9. Demo – Adding Your Account to the sudoers File
Okay, we’ll get to work here, adding our account to the sudurs file. That’s the sudo thing. And let me start off by showing you who I am. I am currently logged in as root, but what we’re going to do is take my Trainer account and add that to this file. So that’s my trainer. Basically, our goal is to make sure that the user trainer can, from any computer, issue any command by entering their password with the pseudo command.
So at least that’s what our goal is—to add us in there. We’re basically cheating by giving us some extra capability. and we’re going to use VI. This command appears strange because there should be a space between VI and sudo, but it is a special purpose command that will allow me to edit this file and lock it so that no one else can work with it. All right. So it’s telling me, in fact, that it has to be edited with the VI sudo command as the root. And I am the root. And I’m going to move my mouse down all the way to the bottom. And from here, I’m going to add in my user account, which is Trainer. And we’re going to put in an all-equal password.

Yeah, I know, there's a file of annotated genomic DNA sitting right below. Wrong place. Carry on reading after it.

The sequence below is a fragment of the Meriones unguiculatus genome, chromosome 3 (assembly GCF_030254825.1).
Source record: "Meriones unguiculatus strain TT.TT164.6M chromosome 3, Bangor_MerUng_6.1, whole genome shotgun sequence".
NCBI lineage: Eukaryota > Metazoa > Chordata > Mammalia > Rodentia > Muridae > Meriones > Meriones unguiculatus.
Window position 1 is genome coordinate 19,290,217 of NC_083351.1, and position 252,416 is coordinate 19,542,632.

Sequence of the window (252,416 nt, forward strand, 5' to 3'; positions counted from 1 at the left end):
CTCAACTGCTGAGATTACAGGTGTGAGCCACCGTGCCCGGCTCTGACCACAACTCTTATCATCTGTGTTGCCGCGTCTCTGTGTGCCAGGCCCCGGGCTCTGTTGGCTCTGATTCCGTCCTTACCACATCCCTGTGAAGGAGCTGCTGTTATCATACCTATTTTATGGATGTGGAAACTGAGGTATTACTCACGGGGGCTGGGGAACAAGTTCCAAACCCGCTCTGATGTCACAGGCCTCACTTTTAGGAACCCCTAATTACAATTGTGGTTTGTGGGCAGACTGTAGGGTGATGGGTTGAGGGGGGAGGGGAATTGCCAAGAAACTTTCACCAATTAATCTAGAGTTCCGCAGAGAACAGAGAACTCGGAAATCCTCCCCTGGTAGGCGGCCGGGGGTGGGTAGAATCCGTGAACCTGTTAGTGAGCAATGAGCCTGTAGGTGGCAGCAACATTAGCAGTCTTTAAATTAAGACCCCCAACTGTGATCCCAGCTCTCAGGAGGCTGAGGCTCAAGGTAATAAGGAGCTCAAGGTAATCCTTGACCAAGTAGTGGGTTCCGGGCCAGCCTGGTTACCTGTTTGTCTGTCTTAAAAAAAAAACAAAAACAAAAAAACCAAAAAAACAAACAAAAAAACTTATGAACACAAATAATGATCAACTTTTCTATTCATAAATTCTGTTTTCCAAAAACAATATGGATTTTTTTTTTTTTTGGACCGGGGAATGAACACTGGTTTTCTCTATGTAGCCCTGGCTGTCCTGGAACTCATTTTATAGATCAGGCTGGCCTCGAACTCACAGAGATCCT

So we do need to have the password, colon and all. So again, we’re going to add it so that as long as I have the password to that account, I can run this from any location. Now, the bottom of my screen, this being VI, shows me all these little shortcuts; that little carrot there actually means the control key. If you weren’t aware of that, I’m going to press Control-X to exit, and it’s going to ask me if I want to save. I’m going to hit “Y” for yes, to save. And from there, it says that I should have everything done. It also instructs you to write the file name. You can see that it’s going to write it as a temporary file. I actually don’t want it to save it as a temporary file. I want it to be the duper’s file. So I’m going to backspace that up. That’s this line right across here. and I’m going to press enter. Do I want to overwrite? Yes, I do. And there the temperature was unchanged, but we made the changes to the Sudur file.